In sum, (i) money is a generalized IOU (ii) no taxes are needed to get the monetary economy going and growing, (iii) there is NO fixed quantity of money, (iv) money is created and destroyed by the transactions between the household and the business sector, (v) money is endogenous, (vi) the value of money is given by W/P=R, i.e. is equal to the productivity, (vii) if the rate of change of the wage rate W is equal to the rate of change of productivity R there is neither inflation nor deflation.

The unhindered creation of fiat money for the payment of the wage bill is the correct way of bringing money into the economy. MMT’s deficit-spending is the incorrect way. Why? Because of the macroeconomic Profit Law, it holds Public Deficit = Private Profit, in other words, bringing money at the demand side into the economy creates a free lunch for the Oligarchy.#4

When all misunderstandings are clarified, this is the ultimate reason why self-styled Progressives like Richard Murphy want Labour so badly to adopt MMT’s policy of deficit-spending/money-creation.#5, #6

Egmont Kakarot-Handtke

#1 Jo Michell, Misunderstanding MMT

#2 Richard Murphy, Why the left and Labour really do need to adopt the core ideas of modern monetary theory

#3 Wikimedia, Idealized transaction pattern

#4 Keynes, Lerner, MMT, Trump and exploding profit

#5 Very busy these days: Wall Street’s agents

#6 Why the British Labour Party should NOT adopt MMT

Ralph Musgrave said...

I find theories about Russians stealing the North Pole much more interesting than E.K-H stuff.

Konrad said...


Every year the the Military Industrial Complex holds a telethon to increase the billions of federal dollars that are thrown at it.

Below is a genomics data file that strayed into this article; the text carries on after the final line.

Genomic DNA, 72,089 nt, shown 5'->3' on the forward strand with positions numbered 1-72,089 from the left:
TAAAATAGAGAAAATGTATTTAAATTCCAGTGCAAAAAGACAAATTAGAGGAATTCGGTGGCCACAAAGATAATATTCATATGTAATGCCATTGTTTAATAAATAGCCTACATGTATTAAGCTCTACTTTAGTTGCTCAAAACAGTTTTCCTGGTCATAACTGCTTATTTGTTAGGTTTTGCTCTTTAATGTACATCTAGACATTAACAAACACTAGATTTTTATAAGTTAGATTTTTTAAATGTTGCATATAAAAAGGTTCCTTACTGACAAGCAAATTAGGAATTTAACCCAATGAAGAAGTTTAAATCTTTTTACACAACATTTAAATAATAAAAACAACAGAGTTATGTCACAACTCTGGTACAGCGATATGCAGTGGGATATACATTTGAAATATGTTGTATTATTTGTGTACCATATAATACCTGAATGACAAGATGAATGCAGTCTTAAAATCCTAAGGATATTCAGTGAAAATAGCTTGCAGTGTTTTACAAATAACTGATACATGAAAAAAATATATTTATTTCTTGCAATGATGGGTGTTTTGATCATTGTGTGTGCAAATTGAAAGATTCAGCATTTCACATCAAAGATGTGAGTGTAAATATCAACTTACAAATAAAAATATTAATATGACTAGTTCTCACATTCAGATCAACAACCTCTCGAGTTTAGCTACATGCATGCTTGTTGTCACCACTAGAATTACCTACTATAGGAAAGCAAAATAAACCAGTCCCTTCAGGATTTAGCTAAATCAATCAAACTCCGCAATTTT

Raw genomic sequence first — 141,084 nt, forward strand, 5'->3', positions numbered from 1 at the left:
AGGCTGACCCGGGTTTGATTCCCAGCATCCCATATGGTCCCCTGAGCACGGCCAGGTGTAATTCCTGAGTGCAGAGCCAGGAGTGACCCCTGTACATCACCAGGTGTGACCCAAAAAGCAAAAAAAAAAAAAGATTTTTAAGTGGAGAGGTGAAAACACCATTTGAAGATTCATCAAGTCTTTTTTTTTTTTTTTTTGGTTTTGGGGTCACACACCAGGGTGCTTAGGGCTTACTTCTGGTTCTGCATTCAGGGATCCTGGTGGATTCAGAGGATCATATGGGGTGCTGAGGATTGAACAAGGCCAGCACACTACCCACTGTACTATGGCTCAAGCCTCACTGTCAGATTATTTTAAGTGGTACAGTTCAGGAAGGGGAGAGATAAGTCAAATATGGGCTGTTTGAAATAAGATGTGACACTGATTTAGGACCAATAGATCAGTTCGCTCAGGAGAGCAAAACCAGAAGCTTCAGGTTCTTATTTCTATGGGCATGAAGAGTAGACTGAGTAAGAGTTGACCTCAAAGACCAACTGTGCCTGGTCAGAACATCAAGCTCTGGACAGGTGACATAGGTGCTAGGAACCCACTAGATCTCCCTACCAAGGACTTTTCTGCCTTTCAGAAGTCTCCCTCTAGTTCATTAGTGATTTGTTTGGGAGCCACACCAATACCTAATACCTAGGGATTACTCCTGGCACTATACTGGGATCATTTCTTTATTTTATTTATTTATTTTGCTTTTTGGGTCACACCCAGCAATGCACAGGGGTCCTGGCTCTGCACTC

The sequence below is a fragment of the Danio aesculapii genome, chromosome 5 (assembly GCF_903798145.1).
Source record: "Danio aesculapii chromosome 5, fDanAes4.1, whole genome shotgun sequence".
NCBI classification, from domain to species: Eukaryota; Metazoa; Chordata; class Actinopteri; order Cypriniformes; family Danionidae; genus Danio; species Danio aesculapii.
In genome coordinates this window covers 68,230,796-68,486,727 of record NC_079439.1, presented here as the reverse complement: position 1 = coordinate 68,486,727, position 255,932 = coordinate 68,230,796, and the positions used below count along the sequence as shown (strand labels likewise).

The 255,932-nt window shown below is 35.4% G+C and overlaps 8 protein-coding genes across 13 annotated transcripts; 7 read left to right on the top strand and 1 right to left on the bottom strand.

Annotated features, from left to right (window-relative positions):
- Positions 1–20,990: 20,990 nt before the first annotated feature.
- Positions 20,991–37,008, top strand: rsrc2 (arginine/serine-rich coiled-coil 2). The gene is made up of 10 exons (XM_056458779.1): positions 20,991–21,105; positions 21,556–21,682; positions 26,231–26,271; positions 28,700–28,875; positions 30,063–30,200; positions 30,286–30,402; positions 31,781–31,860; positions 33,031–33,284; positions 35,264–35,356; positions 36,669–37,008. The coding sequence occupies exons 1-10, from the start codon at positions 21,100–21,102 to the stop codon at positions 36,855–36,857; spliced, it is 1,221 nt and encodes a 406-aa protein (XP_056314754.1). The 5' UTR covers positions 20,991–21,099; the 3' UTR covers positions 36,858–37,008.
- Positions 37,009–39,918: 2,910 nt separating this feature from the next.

For this year’s telethon, Senate Armed Services Committee Chairman James Inhofe (R-OK) urged callers to donate money because CROP CIRCLES are being used worldwide to communicate sensitive information to Russian satellites.

This truth will become obvious, Sen. Inhofe said, once the NSA and Robert Mueller have broken the codes embedded in the pictographic designs. Rachel Maddow has all the facts.

“As World War II had Nazi Enigma machines, so we have crop circles," Sen. Inhofe said. "Call and donate your billion dollars now. Operators are standing by. And remember…it’s for the children.”

Konrad said...

W times L, (A2) O=RL output O is equal to X=O and budget balancing C=Yw in each period, the price is P=W/R (1) determined by W/P=R (2), i.e. the real wage is Qm≡C−Yw and monetary defined as Sm≡Yw−C. It always holds Qm+Sm=0, or Qm=−Sm, C=Yw. Thus, total intelligence quotient is zero.

Edgemont, the following item may help you. Be sure to consult your neurologist first.

Noah Way said...

Lurasidone is not effective for cranial rectal inversions.

Kaivey said...

We certainly don't want to give the rich a free lunch, Egmont, that's why the 70% tax on the oligarchs is part of the proposal.

AXEC / E.K-H said...


Richard Murphy, as a hardcore MMT foot soldier of the Oligarchy, is not at all enthusiastic about taxing the rich: “The time for pussy-footing with new taxes to extract a little more from the rich is yesterday’s news. There is no time for that. This is the time to create money for change.”#1

Egmont Kakarot-Handtke

#1 MMT: Distribution is the drawback NOT Inflation